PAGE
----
But these are not the people or motives I refer to. The drug-users (and abusers) that I referenced through very general examples are precisely not those who are fooled by 'suburban reality glare' etc. You mention cynicism, but your language seems to imply ignorance. Most drug users that I know are not ignorant to their realities. Most drug users I know willingly submit to a feeling of morality-lessness, political-lessness, which speaks nothing of their concerns, actions, and guilt during the sober hours. It may sound cyberpunk of me, but drugs often seem to be an escape from too much information. Perhaps this temporary erasure of morals is necessary to balance the burdens of a socially/politically/emotionally over-aware mind? Just riffing here.
    Last edited by 10:02am; 06-07-2005 at 07:58 PM.

  10. #40
    Join Date
    Oct 2004
    Location
    لندورا
    Posts
    3,171

    Default suburban reality glare

    that's interesting 10:02: drug users are currently excluded from legitimate society, which forces them into a perspective that questions validity of the whole 'system', (man!). perhaps this means they are also more likely to commit other types of immorality? yikes

    i think apathy is immoral anyway

  11. #41
    Join Date
    Oct 2004
    Location
    amsterdam
    Posts
    94

    Default

    Quote Originally Posted by 10:02am
    But these are not the people or motives I refer to. The drug-users (and abusers) that I referenced through very general examples are precisely not those who are fooled by 'suburban reality glare' etc. You mention cynicism, but your language seems to imply ignorance. Most drug users that I know are not ignorant to their realities.
    Actually I wasn't just talking about drug users but people in general. I put the '(want to)' in 'they don't (want to) know' i.e. there are people who have a vague idea of their complicity but don't want to see the truth in all its horrific detail. Many drug users probably fall into this category. What they are exploring is their own head/bellybutton/arse, not the corruption and violence inherent to illegal drugs.

    Quote Originally Posted by 10:02am
    Most drug users I know willingly submit to a feeling of morality-lessness, political-lessness, which speaks nothing of their concerns, actions, and guilt of the sober hours.
    Yes this is terrible. As if one could 'turn off' morality during the night. Otherwise a murderer on one day, would be a good man the next.
    Last edited by nonseq; 06-07-2005 at 08:01 PM.

  12. #42
    Join Date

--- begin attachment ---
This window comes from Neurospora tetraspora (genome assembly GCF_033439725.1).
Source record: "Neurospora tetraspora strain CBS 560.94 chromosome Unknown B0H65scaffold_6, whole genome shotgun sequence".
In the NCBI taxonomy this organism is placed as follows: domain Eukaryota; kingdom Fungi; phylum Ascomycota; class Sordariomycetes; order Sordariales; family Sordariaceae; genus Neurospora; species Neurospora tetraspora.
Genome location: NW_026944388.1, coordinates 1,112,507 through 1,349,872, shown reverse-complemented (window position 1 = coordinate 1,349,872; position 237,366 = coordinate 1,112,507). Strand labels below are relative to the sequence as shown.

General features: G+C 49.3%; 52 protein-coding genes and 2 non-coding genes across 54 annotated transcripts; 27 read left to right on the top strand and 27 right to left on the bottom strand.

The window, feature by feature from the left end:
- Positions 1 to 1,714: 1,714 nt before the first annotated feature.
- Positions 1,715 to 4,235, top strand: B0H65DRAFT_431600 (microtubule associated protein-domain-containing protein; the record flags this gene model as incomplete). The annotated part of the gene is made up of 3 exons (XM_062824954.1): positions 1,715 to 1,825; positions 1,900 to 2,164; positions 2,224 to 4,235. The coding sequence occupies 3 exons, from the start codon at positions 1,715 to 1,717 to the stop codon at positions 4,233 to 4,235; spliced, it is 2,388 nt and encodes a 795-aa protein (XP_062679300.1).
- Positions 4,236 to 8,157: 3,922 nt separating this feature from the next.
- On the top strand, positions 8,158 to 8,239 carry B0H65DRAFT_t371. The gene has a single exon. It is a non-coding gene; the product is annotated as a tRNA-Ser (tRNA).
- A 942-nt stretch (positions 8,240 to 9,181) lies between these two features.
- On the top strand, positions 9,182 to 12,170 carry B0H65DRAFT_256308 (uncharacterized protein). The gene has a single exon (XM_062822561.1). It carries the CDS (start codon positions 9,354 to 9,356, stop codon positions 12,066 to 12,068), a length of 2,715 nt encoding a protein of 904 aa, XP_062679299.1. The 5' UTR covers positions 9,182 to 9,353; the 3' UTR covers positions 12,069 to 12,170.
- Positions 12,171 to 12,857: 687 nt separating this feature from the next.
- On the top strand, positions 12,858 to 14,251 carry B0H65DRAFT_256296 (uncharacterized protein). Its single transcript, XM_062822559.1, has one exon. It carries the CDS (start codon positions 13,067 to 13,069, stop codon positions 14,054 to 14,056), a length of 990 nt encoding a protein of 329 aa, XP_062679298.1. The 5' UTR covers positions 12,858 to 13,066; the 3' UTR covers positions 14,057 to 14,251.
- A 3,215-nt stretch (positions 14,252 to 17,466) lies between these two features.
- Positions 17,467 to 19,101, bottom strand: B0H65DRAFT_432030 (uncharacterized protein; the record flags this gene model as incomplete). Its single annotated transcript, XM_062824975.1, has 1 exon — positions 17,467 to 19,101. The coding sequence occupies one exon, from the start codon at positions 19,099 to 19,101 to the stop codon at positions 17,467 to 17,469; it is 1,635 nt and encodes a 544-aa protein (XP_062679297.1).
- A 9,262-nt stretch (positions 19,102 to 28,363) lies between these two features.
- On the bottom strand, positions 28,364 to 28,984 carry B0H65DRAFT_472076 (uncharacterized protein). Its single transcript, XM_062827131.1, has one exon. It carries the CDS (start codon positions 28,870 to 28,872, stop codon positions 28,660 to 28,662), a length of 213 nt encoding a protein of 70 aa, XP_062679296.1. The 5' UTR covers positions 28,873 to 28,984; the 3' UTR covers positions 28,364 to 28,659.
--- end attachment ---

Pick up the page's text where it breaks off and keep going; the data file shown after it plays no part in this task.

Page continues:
Oct 2004
    Location
    amsterdam
    Posts
    94

    Default

    Quote Originally Posted by sufi
    i think apathy is immoral anyway
    I think strictly speaking 'immoral' means bad 'mores', bad manners, so that would exclude thought per se, without actions. On the other hand, doing nothing is also an action...

  13. #43
    Join Date
    Jan 2005
    Location
    Melbourne, Australia
    Posts
    568

    Default

    See, reckon that people predominantly take drugs (at least in the beginning) because they are

    FUN

    They keep taking them for a whole range of reasons, but mostly people start taking drugs for fun. Lots of people don't find them fun, or regard the risks (or complicity with nastiness) and unacceptable trade off for fun. And there's nothin wrong with that.

    I think the point about an idea that drugs are inherently moral or good is both common and bullshit. The only reason I mention it is beacuse I would hate, because I personally find that arguement so annoying, for people to think that I was saying that drug use is inherently moral by starting this thread.

  14. #44
    Join Date
    Oct 2004
    Location
    لندورا
    Posts
    3,171

    Default

    FUN is immoral isn't it?

  15. #45
    Join Date
    Jun 2005
    Location
    NYC
    Posts
    35

    Default

    Quote Originally Posted by nonseq
    Yes this is terrible. As if one could 'turn off' morality during the night. Otherwise a murderer on one day, would be a good man the next.

    Drugs 'turn off' many things. And by letting go of morality whilst on drugs, I of course don't mean that to be taken to the extreme. The goal and (hopefully) the result of recreational drug use (i.e. FUN!) is not to become amoral or to have the freedom to act harmfully without regret. But the thoughts that obsess and concern the conscious, aware, and intelligent person (especially in a world where it may seem that morality, in politics and elsewhere, is scarce) dissolve a little, not entirely, and allow for more immediate and weightless pleasures that can be healthy. Not terrible. And not involving murder.

    PS - I realize I run the risk of sounding like some sort of extreme escapist/hedonist that encourages everyone to take drugs at all opportunity. Quite not true. I certainly am aware of personal damage (and terrible behavior) that can come with heavy drug use of any kind. But I also find a value in the pleasures of letting go, and think that it can live comfortably with a moral life, even one that is concerned more than most with the problems that exist beyond it.
    Last edited by 10:02am; 06-07-2005 at 11:29 PM.

Tags for this Thread

Posting Permissions

  • You may not post new threads
  • You may not post replies
  • You may not post attachments
  • You may not edit your posts
  •